In this week’s blog, we celebrate three permanent collection artists: Jiyong Lee, Arthur Towata, and Cheonae Kim.
JIYONG LEE, South Korea (b.1971), Cube Segmentation, 2014, Cut and carved glass, color laminated, Museum purchase with funds provided by the Cedarhurst Collectors Club, 2015.01
Jiyong Lee on the metaphors in his art: “The segmentation series is inspired by my fascination with the science of the cell, its division and journey of growth that starts from a single cell and goes through a million divisions to become a life.”
“The segmented, geometrical forms of my work represent cells, embryos, biological and molecular structures—each symbolizing the building blocks of life as well as the starting point of life.”
Segmentation means movement as the cube represents, for Jiyong Lee, the biologic cell, or the singular point of unfolding.
ARTHUR TOWATA, Japanese-American, Los Angeles, CA (b.1933) – Barrington, IL (d. 2019), Lived in Alton, IL for over 65 years. Untitled, 1984, Stoneware, Museum purchase, 1985.2.01
After Pearl Harbor, December 7, 1941, Arthur Towata, as an eight-year old, was imprisoned with his mother and younger brother during World War II in the Manzanar internment camp California. His father was detained by the Department of Justice and never heard from again.
“Through the guidance of an intuitive mother, I was protected from the negative reality of our situation. I was instructed to entertain myself through the exploration of our new environment. She did not entrap me within an emotionally negative circumstance, but invited me to glean from it another opportunity to learn.”
Towata became a veteran after serving in the Korean War. After the war, he earned his Bachelors of Science in Economics in 1962, and his MFA in 1971 from Southern Illinois University Edwardsville. He served as Chairman of the Art Department of Monticello College. In 1964, Towata opened his Fine Art Gallery in Alton, IL. He is a founding member of Craft Alliance, St. Louis.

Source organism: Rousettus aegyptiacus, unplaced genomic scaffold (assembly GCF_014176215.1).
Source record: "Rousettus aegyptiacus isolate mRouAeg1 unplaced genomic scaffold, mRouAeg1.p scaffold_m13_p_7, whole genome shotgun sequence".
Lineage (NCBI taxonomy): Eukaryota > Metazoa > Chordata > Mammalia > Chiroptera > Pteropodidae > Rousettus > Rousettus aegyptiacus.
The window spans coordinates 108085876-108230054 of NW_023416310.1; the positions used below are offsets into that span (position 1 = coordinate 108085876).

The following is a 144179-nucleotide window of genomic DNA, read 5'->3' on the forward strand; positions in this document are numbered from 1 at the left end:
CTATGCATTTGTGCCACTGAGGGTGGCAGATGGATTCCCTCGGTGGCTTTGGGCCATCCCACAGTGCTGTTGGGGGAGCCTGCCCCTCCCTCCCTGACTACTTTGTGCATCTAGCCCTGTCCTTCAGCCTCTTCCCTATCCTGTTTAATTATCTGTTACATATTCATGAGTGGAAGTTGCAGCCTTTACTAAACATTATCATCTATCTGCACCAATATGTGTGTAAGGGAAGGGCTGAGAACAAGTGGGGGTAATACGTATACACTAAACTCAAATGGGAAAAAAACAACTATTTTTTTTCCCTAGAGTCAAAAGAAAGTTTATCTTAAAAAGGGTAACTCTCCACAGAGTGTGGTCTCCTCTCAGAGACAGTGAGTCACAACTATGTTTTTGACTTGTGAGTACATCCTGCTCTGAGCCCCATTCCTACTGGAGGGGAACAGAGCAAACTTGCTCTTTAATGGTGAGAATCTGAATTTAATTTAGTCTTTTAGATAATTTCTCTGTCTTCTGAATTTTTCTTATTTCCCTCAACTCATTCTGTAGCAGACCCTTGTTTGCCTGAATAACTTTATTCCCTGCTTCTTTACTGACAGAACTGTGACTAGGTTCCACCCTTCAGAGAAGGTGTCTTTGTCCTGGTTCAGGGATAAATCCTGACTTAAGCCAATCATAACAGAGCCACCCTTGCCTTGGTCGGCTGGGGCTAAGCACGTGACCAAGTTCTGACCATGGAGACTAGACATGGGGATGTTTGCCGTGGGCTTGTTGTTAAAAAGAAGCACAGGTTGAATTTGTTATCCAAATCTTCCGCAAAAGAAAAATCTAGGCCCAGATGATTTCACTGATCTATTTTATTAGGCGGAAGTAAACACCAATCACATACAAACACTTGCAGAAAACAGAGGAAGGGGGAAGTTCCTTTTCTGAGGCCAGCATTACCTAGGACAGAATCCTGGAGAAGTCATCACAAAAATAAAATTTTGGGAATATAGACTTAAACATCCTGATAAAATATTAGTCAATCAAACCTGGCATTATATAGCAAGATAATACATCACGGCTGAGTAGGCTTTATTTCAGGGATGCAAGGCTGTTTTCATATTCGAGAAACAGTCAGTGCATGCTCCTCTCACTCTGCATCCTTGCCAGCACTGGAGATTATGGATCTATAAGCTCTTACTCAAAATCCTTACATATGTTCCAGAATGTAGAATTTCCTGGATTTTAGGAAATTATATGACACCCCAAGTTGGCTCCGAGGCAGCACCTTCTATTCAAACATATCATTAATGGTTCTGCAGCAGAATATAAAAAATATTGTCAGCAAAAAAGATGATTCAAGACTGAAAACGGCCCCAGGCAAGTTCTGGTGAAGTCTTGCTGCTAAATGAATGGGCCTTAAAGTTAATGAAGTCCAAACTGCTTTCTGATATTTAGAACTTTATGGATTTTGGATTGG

In 2006, Towata returned to Manzanar. Manzanar is in a California desert composed of a yellow-orange sand.
“Kate had to place one of my pots on the ground within the former camp and point out how it immediately blended with the natural landscape.” Towata is known for his signature vessels which for years represented the same desert landscape of his childhood.
CHEONAE KIM, Seoul, Korea (b.1952), Fugue 1, 2, 3, 4, 1992, Acrylic, graphite on canvas, Gift of the artist
Cheonae Kim explores in her paintings the idea of language systems, or structures, their relations to sound, and their visual expressions.
Kim works with the concept of structuralism which embraces the idea that the totality of a structure works in relationships to its parts and the parts come to have their meanings and significance only within the structure, or system.
Kim strives to reach all cultures—she uses the universal languages of color, line, patterns, and structures.
“Fugue” took as its model the Korean alphabet. These paintings present in four different models, the ways a system composed of signs can visually change, or morph over time.
Kim seeks the simplest of elements, or parts to explore. Here, she uses the horizontal line and the vertical line. The cultural symbolisms attached to these two aspects, the horizontal (inactive) and the vertical (active) are metaphors of life.
Kim suggests a way to read these four paintings with her title. A fugue is a song where the melody is modified with each new countermelody.